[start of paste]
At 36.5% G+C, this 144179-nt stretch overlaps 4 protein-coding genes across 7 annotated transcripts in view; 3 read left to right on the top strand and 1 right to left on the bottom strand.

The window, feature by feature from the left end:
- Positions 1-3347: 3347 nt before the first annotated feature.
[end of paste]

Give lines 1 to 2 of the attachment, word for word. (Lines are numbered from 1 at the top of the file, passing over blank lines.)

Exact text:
At 36.5% G+C, this 144179-nt stretch overlaps 4 protein-coding genes across 7 annotated transcripts in view; 3 read left to right on the top strand and 1 right to left on the bottom strand.

The window, feature by feature from the left end: